Focus as an artist

Requiem Hand close up
Close up of “Requiem” by Tyra Oliver

I recently came across a question from a former classmate expressing the desire to develop a portfolio. My first question to him was the same question Taisa and I were asked years ago.

“What type of work do you want to do?”

That’s something most of us take for granted so for a moment we looked like a couple of deer in headlights. We were at the stage of learning fundamentals, so we just assumed at the time that art was just art. If you are a person who likes many types of subject matter, with a wide range of influences you want to do everything. You have the super cool drawings you want to do, you have to be able to paint realistically, in both traditional and digitally if the internet is to be believed. You have to make money so you want to do what is considered practical or a “marketable skill” so that your mom, dad, best friend, and cat feel secure in how you spend your time. The only choice it seems is to be great at all the art right now. That’s right! You must be a world class web and graphic designer by day and a concept artist making comics AND characters for video games by night while selling still life paintings in galleries on the weekends AND your aunts all want dog portraits so you have to do that. You saw a girl on Instagram who paints beautiful florals so you just have to learn to paint perfect florals to sell at fairs. There’s that guy who draws all the awesome fan art and makes money with that so you have to have that to sell at conventions.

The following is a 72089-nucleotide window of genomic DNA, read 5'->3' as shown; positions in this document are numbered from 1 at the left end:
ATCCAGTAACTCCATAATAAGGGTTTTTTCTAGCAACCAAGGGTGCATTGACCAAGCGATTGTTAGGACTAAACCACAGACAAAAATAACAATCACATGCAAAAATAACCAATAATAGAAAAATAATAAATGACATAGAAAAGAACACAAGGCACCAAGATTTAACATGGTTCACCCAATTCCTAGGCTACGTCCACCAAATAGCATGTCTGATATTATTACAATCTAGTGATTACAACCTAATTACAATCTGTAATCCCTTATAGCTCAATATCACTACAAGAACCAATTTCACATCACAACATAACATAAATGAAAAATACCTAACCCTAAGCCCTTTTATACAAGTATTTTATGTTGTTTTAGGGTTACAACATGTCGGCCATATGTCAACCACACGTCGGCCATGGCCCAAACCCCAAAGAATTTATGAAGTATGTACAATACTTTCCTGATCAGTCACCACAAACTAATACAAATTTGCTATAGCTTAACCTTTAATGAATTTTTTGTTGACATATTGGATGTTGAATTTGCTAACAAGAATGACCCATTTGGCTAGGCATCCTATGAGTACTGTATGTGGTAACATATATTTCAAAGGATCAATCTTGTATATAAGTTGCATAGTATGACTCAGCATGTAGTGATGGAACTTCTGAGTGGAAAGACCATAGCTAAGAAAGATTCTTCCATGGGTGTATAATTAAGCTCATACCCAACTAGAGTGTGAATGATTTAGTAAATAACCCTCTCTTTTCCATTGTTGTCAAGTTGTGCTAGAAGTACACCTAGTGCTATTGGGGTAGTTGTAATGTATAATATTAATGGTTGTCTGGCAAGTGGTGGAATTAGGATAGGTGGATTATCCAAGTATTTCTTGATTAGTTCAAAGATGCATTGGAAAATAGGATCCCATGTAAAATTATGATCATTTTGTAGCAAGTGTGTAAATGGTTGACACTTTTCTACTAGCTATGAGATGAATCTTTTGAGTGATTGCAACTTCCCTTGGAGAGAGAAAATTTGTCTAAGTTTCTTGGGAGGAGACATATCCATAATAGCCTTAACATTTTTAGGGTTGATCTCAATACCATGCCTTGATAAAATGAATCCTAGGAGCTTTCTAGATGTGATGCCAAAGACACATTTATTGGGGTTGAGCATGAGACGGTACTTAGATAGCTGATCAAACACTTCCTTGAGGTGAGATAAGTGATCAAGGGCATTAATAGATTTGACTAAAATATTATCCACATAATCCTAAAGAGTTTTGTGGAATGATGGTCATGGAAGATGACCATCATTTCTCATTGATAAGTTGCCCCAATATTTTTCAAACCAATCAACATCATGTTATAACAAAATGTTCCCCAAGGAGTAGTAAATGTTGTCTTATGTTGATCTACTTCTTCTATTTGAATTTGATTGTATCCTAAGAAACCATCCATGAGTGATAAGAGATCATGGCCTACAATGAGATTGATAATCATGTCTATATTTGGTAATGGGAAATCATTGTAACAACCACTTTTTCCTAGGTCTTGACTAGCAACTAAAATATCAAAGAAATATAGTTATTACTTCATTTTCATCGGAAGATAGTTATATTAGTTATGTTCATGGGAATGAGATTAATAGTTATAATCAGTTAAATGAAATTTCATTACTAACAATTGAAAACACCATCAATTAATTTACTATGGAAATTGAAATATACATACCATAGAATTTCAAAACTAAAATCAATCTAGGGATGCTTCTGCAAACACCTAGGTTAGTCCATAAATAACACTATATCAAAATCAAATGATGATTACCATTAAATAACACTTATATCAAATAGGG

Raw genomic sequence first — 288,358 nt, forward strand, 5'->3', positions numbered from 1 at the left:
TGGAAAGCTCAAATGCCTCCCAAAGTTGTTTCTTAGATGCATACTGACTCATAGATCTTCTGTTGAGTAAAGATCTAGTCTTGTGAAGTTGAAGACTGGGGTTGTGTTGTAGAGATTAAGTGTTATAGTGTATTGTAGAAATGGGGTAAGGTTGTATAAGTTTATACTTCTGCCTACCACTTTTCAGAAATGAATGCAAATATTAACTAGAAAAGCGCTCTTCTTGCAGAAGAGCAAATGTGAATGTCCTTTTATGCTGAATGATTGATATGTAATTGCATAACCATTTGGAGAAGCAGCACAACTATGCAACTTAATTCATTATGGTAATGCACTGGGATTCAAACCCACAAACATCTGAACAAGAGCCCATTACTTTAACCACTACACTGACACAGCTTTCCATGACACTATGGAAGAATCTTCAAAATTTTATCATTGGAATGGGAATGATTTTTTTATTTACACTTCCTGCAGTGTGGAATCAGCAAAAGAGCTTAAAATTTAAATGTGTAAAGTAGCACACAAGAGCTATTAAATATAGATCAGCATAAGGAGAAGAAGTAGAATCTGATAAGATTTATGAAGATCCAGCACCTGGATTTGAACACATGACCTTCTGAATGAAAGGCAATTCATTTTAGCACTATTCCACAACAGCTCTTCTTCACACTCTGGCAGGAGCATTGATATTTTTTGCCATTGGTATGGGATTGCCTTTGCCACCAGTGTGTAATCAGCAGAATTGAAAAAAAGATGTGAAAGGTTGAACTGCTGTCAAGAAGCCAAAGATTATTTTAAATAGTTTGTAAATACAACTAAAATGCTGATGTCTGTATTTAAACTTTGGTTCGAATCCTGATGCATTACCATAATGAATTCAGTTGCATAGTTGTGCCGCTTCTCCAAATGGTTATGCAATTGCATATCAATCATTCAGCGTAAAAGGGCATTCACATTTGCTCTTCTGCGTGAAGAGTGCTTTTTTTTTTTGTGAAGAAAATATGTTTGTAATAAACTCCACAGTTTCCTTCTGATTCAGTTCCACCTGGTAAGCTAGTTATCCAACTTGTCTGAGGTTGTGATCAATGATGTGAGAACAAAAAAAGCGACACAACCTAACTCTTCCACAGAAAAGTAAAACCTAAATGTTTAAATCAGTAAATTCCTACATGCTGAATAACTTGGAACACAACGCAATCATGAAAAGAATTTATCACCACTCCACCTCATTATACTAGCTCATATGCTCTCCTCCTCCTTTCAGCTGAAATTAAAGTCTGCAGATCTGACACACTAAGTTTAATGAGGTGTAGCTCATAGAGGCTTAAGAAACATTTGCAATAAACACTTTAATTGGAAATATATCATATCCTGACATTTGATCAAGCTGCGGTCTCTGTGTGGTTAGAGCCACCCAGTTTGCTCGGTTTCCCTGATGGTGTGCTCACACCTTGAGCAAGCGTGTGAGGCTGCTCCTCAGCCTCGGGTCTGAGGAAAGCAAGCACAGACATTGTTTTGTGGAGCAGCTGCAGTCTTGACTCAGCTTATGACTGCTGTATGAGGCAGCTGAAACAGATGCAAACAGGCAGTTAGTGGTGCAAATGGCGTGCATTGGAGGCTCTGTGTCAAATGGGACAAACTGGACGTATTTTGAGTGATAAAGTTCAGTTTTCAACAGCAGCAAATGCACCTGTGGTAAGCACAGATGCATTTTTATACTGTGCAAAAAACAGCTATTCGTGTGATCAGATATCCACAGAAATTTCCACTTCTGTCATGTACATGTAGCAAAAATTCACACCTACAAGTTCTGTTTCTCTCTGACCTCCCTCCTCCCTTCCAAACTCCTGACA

Let’s say you do dabble in everyone of these areas, someone will ask “oh you’re an artist that’s cool, what do you do?”

If you are as awkward as 20 year old Tyra you’ll stall and stammer and the person will glaze over. No singular thing about the work stands out as great. No resounding confidence in discussing your mish-mash of work because you don’t even care about half of it. The only reason you did it was because a teacher told you to do it, your mom told you to draw more flowers, or you just wanted to copy a character from a show. You may feel it was too stressful of an interaction to ever talk to that individual about this ever again. No chance to increase your network, no chance to have someone connect with your work. All of this culminates into an inability to convince anyone to look at, much less spend money on, your art.

When we imagine our careers we need to slow the heck down and think logically. There are only 24 hours in a day and we all need sleep, time with family, a day job with a commute time. You don’t have to be the greatest artist in a field in order to get work but there does need to be a reasonable level of expertise. If an artist wants to get work doing something, and get quality clients the best way to do it is to have a body of work. The artist and potential clients should both be confident that the artist can consistently produce a quality result. The only way to produce said body of work is to spend significant time on a narrow set of skills. This cannot be done if you are trying to be all things to all people. Not being able to meet expectations consistently will cause problems with any clients you get. This is not to say that an artist will be stuck doing this one thing for the rest of his/her life. Different influences can be pulled in, different mediums can be used to experiment or reinforce skills. Even though we feel as if we have to do everything, most artists who have a wide range of work have just been doing it a long time, James Gurney being a notable example. As you focus on a discipline, it allows you to “nerd out” about what you do, chase rabbit trails. When you have fun with it, it shows in the quality of work and the way you discuss it. It creates a level of confidence that attracts people to your work and makes you feel great about what you’re doing.

-Tyra Oliver

Advertisements